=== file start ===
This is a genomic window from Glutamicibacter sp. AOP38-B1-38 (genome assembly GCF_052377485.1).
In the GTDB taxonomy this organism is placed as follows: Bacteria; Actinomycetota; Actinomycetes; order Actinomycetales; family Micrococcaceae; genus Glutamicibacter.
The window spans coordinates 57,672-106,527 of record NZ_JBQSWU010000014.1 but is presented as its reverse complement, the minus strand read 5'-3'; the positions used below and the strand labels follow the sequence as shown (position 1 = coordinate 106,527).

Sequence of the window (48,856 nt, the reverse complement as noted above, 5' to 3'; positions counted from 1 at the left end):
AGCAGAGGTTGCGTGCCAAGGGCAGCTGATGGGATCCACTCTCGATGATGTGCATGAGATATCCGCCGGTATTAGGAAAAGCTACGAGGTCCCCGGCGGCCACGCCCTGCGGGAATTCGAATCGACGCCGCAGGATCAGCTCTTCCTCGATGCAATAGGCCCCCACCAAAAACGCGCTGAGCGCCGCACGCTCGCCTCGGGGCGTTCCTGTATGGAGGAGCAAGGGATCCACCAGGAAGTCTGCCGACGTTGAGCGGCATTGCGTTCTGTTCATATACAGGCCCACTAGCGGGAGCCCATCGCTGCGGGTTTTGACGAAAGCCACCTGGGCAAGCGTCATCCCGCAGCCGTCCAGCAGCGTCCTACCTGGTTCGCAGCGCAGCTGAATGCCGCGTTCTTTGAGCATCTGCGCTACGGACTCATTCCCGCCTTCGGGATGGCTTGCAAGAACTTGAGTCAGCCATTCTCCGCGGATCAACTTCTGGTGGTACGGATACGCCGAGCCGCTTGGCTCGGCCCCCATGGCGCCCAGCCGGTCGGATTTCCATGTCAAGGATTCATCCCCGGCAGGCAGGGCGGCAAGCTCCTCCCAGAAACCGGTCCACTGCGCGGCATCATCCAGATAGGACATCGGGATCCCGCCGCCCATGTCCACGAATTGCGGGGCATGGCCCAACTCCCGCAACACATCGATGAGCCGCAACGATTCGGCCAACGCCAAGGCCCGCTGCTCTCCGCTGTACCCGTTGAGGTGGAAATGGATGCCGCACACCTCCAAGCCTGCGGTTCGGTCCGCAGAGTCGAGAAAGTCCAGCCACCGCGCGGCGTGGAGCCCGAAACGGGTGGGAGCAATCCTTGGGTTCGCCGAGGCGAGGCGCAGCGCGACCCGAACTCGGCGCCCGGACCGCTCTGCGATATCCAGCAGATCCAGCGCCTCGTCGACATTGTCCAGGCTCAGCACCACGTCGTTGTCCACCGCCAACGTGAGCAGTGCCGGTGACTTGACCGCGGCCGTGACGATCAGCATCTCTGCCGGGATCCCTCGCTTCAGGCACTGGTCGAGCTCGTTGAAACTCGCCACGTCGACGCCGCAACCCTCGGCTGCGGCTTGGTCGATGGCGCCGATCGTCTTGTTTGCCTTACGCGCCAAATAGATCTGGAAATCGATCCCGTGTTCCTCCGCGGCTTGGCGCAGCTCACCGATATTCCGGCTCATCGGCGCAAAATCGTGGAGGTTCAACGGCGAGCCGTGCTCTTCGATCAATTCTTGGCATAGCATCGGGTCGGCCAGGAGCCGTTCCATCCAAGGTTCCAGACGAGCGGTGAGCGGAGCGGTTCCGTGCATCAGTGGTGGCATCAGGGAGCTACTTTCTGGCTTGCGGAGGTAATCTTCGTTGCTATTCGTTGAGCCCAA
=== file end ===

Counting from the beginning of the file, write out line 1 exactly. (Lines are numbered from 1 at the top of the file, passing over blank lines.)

This is a genomic window from Glutamicibacter sp. AOP38-B1-38 (genome assembly GCF_052377485.1).